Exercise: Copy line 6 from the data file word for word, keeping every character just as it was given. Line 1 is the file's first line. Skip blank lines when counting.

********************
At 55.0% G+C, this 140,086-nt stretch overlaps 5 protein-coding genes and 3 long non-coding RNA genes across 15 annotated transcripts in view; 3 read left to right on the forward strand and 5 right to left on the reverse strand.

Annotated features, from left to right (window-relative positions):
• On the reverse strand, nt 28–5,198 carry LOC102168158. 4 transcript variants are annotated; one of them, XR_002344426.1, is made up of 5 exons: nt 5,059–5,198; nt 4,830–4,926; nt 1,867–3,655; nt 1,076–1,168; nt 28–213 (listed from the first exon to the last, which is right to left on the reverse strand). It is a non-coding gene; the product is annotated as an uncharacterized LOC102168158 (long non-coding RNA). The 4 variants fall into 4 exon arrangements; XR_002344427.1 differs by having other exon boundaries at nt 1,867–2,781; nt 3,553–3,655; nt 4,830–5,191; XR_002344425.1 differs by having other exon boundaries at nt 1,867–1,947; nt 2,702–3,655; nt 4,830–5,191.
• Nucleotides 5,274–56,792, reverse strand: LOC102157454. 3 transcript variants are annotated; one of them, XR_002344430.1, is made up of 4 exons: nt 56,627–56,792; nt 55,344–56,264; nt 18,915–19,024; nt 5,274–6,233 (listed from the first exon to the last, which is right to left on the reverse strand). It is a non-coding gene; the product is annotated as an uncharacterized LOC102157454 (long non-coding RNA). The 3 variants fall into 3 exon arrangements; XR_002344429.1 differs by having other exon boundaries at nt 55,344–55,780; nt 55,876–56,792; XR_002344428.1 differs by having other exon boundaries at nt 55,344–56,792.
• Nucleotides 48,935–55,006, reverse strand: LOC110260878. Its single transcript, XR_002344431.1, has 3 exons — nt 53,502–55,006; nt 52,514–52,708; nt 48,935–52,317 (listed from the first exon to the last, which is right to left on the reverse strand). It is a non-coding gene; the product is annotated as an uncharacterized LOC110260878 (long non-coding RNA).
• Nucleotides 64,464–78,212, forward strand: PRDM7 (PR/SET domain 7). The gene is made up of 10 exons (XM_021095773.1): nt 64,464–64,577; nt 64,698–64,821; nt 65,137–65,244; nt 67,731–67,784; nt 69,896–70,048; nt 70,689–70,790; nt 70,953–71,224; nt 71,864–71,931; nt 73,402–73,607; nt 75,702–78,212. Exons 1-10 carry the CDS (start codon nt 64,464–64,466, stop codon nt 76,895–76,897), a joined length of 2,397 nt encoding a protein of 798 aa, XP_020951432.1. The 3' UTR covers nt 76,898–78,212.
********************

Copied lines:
• Nucleotides 64,464–78,212, forward strand: PRDM7 (PR/SET domain 7). The gene is made up of 10 exons (XM_021095773.1): nt 64,464–64,577; nt 64,698–64,821; nt 65,137–65,244; nt 67,731–67,784; nt 69,896–70,048; nt 70,689–70,790; nt 70,953–71,224; nt 71,864–71,931; nt 73,402–73,607; nt 75,702–78,212. Exons 1-10 carry the CDS (start codon nt 64,464–64,466, stop codon nt 76,895–76,897), a joined length of 2,397 nt encoding a protein of 798 aa, XP_020951432.1. The 3' UTR covers nt 76,898–78,212.